Aggressive Drivers Endanger You and Your Family
The National Highway Transportation Safety Administration (NHTSA) defines aggressive driving as the “operation of a motor vehicle in a manner that endangers or is likely to endanger persons or property.” The agency relates that aggressive driving behavior typically occurs when a driver “commits a combination of moving offenses.”
Aggressive driving must be distinguished from road rage. Aggressive driving constitutes one or more traffic offenses, while road rage consists of one or more criminal offenses.
Everybody is in a Hurry
The NHTSA reports that in the last 15 years, aggressive driving has increased. It seems as if everybody on the roadway is in a hurry, and when they’re in a hurry, they tend to drive at excessive speeds. If you couple excessive speeds with one or more of the following behaviors, you see some examples of aggressive driving:
- Following another vehicle too closely.
- Disobeying stop signs or red lights.
- Failing to signal when quickly changing lanes.
- Weaving through traffic to get ahead of slower vehicles.
- Passing another vehicle, cutting in front of a vehicle, and abruptly braking.
- Passing a vehicle in a no-passing zone.
- Failure to yield the right-of-way when entering a roadway from a private drive, alley, or street.
- Driving too fast for traffic or weather conditions.
Aggressive Driving Causes Accidents, Severe Injuries, and Deaths
Aggressive behavior patterns behind the wheel drastically increase the risk of accidents, injuries, or deaths. The NHTSA cites speeding as the cause of more than 30% of all traffic fatalities. Speeding operates to reduce the stopping time that a driver has to slow down or come to a stop to avoid an accident.
It also increases the magnitude of an impact if an accident happens. That increases the likelihood of severe injuries or death.
Aggressive Driving is Negligent Driving
Every driver of a vehicle on a roadway has a duty to use due care and caution for the safety of the person and property of others who are on or near that roadway. A breach of that duty that causes property damage, personal injury, or death constitutes negligence. An aggressive driver who is deemed to be negligent can be held liable for a victim’s damages, or in the event of a wrongful death, an estate’s or surviving family’s damages.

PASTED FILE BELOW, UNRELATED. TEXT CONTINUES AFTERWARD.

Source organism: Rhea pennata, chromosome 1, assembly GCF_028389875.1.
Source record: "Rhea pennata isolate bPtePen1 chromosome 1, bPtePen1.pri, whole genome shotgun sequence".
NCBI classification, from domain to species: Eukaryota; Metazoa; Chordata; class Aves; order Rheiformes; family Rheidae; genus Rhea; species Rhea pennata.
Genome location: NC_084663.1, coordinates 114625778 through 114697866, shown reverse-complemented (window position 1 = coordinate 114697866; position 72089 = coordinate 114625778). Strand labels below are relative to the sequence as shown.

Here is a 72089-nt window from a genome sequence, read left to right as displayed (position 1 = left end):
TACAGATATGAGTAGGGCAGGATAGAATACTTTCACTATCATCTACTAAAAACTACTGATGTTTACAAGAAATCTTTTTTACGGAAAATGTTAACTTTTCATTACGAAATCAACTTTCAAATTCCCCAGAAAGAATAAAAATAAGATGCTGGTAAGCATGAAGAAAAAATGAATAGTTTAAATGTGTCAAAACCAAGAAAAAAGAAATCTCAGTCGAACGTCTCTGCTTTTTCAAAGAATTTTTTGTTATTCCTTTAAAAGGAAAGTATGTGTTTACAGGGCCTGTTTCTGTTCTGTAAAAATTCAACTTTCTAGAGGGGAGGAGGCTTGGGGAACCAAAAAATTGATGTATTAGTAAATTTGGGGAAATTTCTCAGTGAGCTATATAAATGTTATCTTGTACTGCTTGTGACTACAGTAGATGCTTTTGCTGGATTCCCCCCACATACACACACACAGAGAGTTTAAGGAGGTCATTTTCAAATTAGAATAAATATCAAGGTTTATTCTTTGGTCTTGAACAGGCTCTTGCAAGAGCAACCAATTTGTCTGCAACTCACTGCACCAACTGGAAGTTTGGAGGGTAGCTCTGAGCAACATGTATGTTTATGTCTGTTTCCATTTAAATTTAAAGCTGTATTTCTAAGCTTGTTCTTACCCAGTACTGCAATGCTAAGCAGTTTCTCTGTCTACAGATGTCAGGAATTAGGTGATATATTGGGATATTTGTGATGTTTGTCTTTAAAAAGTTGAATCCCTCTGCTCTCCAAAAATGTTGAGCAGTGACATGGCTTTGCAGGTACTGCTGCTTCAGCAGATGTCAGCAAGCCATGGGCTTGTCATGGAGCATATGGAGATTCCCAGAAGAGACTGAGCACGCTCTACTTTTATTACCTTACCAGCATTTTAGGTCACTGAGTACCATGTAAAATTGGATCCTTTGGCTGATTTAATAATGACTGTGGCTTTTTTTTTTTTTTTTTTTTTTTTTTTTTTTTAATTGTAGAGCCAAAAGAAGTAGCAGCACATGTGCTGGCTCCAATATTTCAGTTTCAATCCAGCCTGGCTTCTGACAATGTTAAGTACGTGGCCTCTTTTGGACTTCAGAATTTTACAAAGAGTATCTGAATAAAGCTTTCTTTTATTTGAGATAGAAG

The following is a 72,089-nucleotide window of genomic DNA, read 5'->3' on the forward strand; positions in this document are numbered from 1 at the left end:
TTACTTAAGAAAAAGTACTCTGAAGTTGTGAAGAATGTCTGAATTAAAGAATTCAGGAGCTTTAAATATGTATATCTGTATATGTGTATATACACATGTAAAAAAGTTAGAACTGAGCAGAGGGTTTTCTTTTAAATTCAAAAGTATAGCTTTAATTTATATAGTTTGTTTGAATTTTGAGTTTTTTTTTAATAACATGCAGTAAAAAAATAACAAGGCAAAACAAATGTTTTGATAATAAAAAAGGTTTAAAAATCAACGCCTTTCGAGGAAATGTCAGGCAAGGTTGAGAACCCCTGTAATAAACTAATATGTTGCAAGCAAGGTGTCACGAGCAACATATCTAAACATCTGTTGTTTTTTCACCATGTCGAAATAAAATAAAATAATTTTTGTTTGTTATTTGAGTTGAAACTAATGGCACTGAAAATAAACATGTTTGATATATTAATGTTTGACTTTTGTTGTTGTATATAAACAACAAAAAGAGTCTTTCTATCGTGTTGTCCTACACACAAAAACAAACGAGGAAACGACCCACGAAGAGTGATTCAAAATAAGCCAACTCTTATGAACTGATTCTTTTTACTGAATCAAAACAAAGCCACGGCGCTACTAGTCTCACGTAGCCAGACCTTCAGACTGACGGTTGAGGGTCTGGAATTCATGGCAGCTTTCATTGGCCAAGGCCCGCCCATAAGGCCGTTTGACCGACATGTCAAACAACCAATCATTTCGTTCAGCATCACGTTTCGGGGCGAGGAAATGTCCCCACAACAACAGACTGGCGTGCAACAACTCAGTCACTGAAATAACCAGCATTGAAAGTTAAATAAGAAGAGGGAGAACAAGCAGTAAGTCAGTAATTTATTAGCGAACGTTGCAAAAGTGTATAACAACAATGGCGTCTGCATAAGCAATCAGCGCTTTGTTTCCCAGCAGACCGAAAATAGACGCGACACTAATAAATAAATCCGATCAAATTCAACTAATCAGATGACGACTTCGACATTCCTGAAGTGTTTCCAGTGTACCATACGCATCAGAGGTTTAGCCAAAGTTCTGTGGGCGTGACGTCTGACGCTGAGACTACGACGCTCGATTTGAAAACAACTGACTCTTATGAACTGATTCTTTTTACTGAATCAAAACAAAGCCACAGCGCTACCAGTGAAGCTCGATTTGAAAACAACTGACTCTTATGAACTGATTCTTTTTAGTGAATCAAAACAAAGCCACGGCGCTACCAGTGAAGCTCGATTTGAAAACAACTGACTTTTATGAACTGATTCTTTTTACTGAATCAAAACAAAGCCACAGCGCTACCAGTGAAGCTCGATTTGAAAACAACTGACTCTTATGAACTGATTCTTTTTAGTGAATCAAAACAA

Avoiding Aggressive Drivers
Police, prosecutors, and judges are particularly concerned about aggressive drivers. Other drivers need to be concerned about them too. If you encounter an aggressive driver on the roadway, here’s how you can best try to avoid him or her:
- Get out of their way and allow the driver a clear path through.
- Stay calm. Reaching your destination safely is far more important than reacting personally to the aggressive driver.
- Remember that the aggressive driver’s behavior probably isn’t directed at anybody in particular.
- Call 911 if the driver is reckless or appears to be under the influence of alcohol, drugs or both.
If you were injured in an accident with an aggressive driver, or you lost a family member as a result of the behavior of such a driver, don’t try to represent yourself for even a minute. The opposing insurer will only try to shift some or all of the blame over onto you, and you’ll likely devalue your case through your own mistakes.
Nearly all car accident lawyers offer free consultations and case reviews to potential clients. Contact a respected and dedicated car accident lawyer for that purpose and if you’re comfortable with him or her, retain that attorney to represent you. You can go about healing and putting your life back together while your attorney works toward bringing a strong case on your behalf.